Soft touch materials for the armrests, door sills and center console. Lots of storage space in that console, and huge glove box. Outlets to charge and plug in devices are present and with plenty of places to place them in easy reach. The leather seats are heated (rear seats, too) very comfortable, and the driver gets 8-way electric, and the passenger gets 4 way power. The moonroof is a good size and no buffeting when open and the windows are up. It seems like every manufacturer boasts of class leading interior space, but Honda may be correct. Plenty of leg and headroom, front and back. Also, rear seat passengers have plenty of room to place their feet underneath the front seats making legroom seem even more spacious. And the nearly 15 cubic feet of truck space is easy access, and the 60/40 split rear bench seats fold forward for more cargo capabilities.
At this trim level, you pretty much get everything you could want in a vehicle. In addition to what has been mentioned, the 10-speaker HD Premium audio system with sub-woofer is great, and there is all the Bluetooth and USB interfaces for Pandora, and SMS text messaging functionality, etc. There is a rear view camera, and Honda Lane Watch, which lets you see a rear view of the entire right lane in the nav screen as you use your turn signal to make a right turn.
It also comes with Smart Key, with push button and remote start, Dual Zone Climate controls, power windows and locks, tilt and telescope steering wheel, auto-dimming rear view mirror, 17” alloy wheels, auto on/off LED headlights, fog lights, rain-sensing wipers, rear deck lid spoiler and a lot more. The Touring also comes with the Honda Sensing Package, which includes, Adaptive Cruise Control, Collision Mitigation Braking, Forward Collision Warning, and Lane Keep Assist with Road Departure Mitigation. Oddly, there’s no blind spot monitor. But this is a very well loaded vehicle.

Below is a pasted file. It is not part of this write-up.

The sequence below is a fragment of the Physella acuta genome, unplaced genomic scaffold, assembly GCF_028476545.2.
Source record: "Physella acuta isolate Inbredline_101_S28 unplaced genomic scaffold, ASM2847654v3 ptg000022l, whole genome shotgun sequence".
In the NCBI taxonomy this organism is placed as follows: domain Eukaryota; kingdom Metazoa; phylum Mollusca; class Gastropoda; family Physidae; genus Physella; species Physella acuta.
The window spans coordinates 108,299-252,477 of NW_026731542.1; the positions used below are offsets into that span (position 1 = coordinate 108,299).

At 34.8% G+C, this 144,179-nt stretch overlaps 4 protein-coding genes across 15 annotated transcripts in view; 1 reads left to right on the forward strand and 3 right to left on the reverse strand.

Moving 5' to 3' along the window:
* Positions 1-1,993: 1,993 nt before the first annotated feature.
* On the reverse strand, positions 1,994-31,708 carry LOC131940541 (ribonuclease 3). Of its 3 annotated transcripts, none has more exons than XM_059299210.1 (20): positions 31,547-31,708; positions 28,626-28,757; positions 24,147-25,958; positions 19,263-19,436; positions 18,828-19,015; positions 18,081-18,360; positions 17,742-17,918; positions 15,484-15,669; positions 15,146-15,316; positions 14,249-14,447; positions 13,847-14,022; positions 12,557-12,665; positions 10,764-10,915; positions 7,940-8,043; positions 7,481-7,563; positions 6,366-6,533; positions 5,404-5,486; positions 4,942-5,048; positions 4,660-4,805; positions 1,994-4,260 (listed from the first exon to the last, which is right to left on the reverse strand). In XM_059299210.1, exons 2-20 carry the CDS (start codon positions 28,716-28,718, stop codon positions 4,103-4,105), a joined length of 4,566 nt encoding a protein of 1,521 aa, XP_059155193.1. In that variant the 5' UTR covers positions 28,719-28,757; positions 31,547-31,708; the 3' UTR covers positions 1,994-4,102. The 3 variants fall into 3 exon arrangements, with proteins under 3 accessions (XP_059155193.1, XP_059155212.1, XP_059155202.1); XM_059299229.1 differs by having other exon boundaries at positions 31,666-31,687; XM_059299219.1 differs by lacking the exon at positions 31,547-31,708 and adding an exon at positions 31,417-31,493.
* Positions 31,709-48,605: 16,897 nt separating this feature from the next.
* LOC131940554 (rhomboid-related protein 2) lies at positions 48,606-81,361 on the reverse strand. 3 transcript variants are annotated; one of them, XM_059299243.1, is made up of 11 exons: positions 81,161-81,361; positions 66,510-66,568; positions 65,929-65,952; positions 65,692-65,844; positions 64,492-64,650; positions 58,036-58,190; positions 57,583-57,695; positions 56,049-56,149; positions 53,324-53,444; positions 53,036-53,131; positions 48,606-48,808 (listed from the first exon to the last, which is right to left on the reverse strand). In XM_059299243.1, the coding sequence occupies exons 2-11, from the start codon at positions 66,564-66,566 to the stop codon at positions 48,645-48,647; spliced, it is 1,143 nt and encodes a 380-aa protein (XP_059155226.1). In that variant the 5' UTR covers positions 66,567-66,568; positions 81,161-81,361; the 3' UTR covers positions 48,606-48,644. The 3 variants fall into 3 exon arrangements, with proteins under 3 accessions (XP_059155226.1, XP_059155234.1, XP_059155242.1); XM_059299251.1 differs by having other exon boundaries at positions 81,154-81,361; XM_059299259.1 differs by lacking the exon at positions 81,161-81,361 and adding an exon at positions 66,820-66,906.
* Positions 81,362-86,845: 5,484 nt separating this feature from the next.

The handsome exterior styling is low and sleek. Slimmer headlights accent the bulging front fenders. A nice character line swoops up from the front fender and falls gracefully back to the rear tail lights. A deep cut, swept-back crease accents the rocker panels. The tail lights look like parenthesis, and curve around the deck lid into the rear quarter panels and frame the trunk opening smartly. I got comments wherever I parked.
In closing, the 2016 Honda Civic Touring is a mix of economy car (but with excellent performance) with a roomy luxury sedan. This makes the category a tough one for buyers, who have so many great choices. Whether it’s a Hyundai Elantra, Chevy Malibu, Mazda 3, Ford Focus or this Civic, one has to choose which one has the best combinations of features to suit. And there’s not a bad choice in the list. One thing they all have in common as I reviewed them. . . They all have a lot of content for the money, and they won’t break the bank to put one into anyone’s garage.
2016 Honda Civic 1.5T Touring
By Ken “Hawkeye” Glassman
Ken “Hawkeye” Glassman has been a motor journalist for over 30 years, reviewing automobile, as well as motorcycle ride reviews and accessory reviews.
His car articles have appeared in Robb Report Magazine, Autoguide.com, Car-Revs-Daily.com and other media. His work has also appeared in Road Bike Magazine, Motorcycle Tour and Cruiser, SpeedTV.com, MotorcycleUSA.com and others.
As motorcycle columnist for The Daily Herald in suburban Chicago, the paper became the only major circulation newspaper in the country to have a separate weekly section devoted to motorcycles. Later he wrote a weekly column for Cyclefocus Magazine.